The North Dakota Supreme Court has concluded that state regulators properly refrained from getting involved in the location of an oil refinery being developed near Theodore Roosevelt National Park.
It's the second time this summer that justices have sided with the state in a dispute over the Davis Refinery -- essentially handing two legal victories to developer Meridian Energy Group.
The Public Service Commission in 2018 declined to review whether the refinery could be built just 3 miles from the park in the western Badlands, concluding the facility would be too small to warrant review under state law.
The law requires only those oil refineries with a capacity of 50,000 or more barrels daily to obtain a site permit from the commission. Meridian initially said the refinery would have a capacity of 55,000 barrels, but as the project evolved, the company lowered the figure to 49,500 barrels daily. CEO William Prentice signed an affidavit saying there were no plans to expand beyond that figure.
Environmental groups questioned whether Meridian is being forthright about the refinery’s size and is trying to skirt state law, and they sought a hearing before the PSC on the matter but were denied. South Central District Judge Bruce Romanick in May 2019 upheld that decision, and the Supreme Court in a 4-1 vote Tuesday affirmed Romanick's ruling.
"Put simply, the issue here is whether a project proponent may avoid the time and expense of an additional layer of regulatory review that comes with a larger project by deciding to reduce the scale of a project to a size just below the regulatory threshold," the majority justices wrote.
They said the PSC's authority to regulate is limited by the law and noted Prentice's affidavit.
"That effectively mooted this case by placing the project outside Commission authority,” they wrote.
Justice Gerald VandeWalle dissented, saying he believes the dispute centered around whether the facility will actually fall below the state threshold for review.
“An evidentiary hearing is necessary to resolve the disputed fact issues regarding the design and capacity of Meridian’s facility,” he wrote.
VandeWalle also said that “The Commission’s position does not inspire confidence and respect in our regulatory system."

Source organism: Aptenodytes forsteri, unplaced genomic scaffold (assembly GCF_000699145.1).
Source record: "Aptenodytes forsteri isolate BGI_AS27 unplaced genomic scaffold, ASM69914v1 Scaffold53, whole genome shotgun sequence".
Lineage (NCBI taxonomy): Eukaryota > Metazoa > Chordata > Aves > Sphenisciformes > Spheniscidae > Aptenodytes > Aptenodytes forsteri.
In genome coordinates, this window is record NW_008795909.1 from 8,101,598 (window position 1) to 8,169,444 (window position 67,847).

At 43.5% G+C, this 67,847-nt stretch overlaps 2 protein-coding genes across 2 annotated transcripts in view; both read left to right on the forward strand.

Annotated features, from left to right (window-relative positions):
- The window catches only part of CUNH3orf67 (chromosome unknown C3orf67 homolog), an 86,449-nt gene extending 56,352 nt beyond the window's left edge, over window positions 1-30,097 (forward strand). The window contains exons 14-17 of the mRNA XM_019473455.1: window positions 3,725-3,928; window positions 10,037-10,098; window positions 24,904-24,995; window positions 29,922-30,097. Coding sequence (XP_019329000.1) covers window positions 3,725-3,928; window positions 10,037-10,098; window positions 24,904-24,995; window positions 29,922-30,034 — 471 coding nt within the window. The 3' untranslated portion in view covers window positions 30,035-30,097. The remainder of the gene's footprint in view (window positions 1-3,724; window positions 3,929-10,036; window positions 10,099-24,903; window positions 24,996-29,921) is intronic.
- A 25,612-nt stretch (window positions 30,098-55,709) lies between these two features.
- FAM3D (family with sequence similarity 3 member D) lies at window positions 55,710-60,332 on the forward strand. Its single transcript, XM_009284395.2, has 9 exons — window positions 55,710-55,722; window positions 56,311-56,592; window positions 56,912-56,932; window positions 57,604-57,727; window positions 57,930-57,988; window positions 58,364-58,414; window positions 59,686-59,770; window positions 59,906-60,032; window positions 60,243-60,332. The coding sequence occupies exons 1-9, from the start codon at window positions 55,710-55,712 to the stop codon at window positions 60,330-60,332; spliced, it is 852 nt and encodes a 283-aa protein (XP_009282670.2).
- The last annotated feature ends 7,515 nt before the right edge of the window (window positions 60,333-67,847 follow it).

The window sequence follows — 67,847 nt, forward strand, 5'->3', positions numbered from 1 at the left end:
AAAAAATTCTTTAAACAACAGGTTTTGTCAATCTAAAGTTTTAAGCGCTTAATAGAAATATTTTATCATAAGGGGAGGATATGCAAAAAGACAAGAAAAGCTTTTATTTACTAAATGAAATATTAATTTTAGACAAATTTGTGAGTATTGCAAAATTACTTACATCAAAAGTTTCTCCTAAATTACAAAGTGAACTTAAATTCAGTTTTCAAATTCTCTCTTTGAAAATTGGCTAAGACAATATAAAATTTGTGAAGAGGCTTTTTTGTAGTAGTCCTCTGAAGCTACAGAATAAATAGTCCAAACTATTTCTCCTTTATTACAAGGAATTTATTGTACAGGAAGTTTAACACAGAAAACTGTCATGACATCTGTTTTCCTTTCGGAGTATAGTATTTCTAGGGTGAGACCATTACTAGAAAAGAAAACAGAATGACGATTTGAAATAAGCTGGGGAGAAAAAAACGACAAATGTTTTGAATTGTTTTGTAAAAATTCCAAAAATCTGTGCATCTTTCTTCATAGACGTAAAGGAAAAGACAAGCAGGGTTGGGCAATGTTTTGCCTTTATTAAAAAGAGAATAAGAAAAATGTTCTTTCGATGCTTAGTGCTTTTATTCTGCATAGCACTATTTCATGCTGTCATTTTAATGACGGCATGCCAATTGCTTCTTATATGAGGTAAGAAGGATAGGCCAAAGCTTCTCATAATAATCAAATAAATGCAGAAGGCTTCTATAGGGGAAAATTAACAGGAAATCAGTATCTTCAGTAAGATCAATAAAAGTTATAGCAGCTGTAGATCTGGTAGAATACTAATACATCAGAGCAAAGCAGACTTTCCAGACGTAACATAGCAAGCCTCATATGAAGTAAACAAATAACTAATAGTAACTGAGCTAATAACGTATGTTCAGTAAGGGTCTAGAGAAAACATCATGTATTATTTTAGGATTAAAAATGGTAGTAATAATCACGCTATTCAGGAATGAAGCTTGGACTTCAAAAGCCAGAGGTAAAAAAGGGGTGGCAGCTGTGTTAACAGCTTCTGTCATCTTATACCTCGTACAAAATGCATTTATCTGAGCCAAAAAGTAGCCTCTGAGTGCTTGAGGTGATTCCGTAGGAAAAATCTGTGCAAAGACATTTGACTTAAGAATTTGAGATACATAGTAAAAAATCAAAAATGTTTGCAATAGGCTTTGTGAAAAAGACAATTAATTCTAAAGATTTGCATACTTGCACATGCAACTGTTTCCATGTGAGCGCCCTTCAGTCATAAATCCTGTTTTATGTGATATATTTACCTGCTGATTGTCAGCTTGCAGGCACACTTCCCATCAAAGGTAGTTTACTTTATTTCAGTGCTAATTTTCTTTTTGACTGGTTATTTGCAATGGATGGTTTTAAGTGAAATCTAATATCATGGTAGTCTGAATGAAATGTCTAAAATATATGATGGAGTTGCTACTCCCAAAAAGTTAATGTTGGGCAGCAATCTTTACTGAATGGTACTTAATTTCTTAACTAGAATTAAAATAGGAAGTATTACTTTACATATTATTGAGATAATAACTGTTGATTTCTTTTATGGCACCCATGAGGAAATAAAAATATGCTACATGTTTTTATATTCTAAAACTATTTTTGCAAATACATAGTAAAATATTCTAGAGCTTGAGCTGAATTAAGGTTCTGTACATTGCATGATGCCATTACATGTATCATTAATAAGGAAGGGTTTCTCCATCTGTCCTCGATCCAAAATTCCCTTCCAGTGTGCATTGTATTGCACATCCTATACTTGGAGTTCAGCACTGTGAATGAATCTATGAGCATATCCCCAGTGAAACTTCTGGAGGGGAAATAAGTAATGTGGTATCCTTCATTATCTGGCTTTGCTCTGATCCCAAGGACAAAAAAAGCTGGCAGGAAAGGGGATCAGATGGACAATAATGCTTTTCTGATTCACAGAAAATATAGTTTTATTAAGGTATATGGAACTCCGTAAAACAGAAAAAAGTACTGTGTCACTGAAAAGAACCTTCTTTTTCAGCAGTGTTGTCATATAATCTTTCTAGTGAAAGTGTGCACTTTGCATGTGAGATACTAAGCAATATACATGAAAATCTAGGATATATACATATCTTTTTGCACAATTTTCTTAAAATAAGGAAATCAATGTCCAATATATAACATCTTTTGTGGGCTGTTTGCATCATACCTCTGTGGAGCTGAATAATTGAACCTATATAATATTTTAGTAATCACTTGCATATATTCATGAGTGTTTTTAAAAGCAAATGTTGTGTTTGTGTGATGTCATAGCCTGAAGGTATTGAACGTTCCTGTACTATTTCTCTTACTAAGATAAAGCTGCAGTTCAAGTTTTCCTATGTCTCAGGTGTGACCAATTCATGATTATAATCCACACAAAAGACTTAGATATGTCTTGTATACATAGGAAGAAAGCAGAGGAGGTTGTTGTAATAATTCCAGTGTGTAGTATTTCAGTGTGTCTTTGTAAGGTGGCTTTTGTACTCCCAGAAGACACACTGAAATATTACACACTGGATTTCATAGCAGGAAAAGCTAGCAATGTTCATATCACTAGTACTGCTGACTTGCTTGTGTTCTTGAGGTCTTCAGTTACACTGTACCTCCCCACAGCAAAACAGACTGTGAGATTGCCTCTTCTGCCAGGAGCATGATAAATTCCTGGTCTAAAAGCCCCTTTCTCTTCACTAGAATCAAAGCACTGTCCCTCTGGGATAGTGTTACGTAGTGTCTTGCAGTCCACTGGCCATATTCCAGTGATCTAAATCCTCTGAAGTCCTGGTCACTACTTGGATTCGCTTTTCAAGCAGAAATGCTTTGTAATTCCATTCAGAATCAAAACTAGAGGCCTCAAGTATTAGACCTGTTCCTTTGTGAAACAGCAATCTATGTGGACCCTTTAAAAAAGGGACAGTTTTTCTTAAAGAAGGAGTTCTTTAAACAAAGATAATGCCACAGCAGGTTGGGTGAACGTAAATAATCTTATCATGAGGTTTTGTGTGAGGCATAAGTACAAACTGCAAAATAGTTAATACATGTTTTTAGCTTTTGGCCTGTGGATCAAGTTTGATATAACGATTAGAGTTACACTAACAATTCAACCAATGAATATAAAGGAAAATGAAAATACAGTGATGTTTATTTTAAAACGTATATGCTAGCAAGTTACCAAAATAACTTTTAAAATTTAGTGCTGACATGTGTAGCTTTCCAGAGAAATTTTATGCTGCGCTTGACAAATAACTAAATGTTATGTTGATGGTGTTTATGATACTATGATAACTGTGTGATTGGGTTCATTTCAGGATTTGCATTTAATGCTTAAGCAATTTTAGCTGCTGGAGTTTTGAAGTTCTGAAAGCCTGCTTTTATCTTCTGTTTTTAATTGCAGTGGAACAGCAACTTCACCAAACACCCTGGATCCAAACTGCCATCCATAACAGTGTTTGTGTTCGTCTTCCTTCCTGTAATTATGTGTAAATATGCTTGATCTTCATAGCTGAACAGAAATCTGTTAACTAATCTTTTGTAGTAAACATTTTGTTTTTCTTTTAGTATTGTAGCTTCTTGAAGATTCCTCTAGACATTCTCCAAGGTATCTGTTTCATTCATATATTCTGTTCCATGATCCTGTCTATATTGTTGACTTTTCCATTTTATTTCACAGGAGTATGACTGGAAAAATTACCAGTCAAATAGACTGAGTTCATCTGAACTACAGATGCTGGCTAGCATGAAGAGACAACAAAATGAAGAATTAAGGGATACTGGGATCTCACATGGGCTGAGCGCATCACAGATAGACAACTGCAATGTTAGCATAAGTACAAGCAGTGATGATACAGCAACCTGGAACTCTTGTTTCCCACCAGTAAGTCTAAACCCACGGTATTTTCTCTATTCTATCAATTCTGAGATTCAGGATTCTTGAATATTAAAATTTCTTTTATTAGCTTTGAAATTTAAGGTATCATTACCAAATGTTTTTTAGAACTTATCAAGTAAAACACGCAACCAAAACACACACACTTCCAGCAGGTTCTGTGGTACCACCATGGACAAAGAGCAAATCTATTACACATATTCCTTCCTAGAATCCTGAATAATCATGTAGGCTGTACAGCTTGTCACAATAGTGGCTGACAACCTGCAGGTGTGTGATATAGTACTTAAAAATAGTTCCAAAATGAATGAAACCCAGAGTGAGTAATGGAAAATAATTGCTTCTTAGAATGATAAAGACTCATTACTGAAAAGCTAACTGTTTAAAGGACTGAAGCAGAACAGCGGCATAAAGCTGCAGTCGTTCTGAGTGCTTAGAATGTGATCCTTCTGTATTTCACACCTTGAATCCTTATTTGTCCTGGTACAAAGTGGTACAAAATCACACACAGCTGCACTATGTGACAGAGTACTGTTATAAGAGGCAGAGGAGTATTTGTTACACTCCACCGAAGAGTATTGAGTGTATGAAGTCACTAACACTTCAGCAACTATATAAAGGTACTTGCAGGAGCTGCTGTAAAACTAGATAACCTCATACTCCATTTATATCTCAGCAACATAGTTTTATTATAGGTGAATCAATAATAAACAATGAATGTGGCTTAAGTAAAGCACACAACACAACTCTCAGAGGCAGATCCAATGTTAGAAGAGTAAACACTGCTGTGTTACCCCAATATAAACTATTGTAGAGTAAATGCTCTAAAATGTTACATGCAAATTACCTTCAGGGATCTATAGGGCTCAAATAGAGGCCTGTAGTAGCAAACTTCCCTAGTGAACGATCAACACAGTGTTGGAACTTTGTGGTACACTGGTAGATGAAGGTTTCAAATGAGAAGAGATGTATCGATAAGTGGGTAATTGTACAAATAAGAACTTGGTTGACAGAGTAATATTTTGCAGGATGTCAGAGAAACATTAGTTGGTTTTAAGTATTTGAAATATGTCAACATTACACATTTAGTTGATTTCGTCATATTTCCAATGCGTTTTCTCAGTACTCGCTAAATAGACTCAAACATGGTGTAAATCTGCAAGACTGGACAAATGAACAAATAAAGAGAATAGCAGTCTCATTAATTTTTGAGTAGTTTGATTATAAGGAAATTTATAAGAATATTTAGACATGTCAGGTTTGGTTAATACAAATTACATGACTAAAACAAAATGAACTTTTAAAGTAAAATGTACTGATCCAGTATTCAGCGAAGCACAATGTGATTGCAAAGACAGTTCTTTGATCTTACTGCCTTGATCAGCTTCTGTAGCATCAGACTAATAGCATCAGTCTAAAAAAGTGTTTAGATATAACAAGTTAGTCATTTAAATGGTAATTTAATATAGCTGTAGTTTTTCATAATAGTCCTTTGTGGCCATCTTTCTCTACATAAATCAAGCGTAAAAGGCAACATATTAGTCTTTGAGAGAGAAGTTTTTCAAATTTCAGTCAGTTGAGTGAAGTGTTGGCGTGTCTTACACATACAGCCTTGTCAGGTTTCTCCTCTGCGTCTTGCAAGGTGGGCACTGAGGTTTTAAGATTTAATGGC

The Environmental Law & Policy Center, which sued along with the Dakota Resource Council, issued a statement saying the group was disappointed.
"Meridian has been telling one story to potential investors, and one story to state regulators, and that puts the credibility of their claim that the refinery will be so small that it does not require a siting review into serious doubt," the statement said. "We should be allowed to test the credibility of their claim in an open hearing process, but unfortunately the court disagrees.”
Meridian issued a statement calling the ruling a "significant milestone."
"This is a huge victory for our company, for the industry, and most importantly for the people of North Dakota, who will realize a significant economic impact from the jobs created by the Davis Refinery," the company said. "We are excited for the long-term, value-added opportunities we'll be bringing to the State of North Dakota for decades to come."
The state Supreme Court in June unanimously upheld a lower court ruling that affirmed permitting decisions by the Department of Environmental Quality, which in June 2018 issued an air quality permit needed to construct the refinery. The National Parks Conservation Alliance had sued Environmental Quality and Meridian in July 2018, asking the court to revoke the project's permit and require the department to revisit the matter.
The national park is North Dakota’s top tourist attraction, drawing more than 700,000 visitors annually. Meridian says its facility will be the “cleanest refinery on the planet,” a model for future plants and a boost for the area economy. Environmental groups worry pollution will erode air quality at the park and mar its majestic scenery.
Reach Blake Nicholson at 701-250-8266 or firstname.lastname@example.org.
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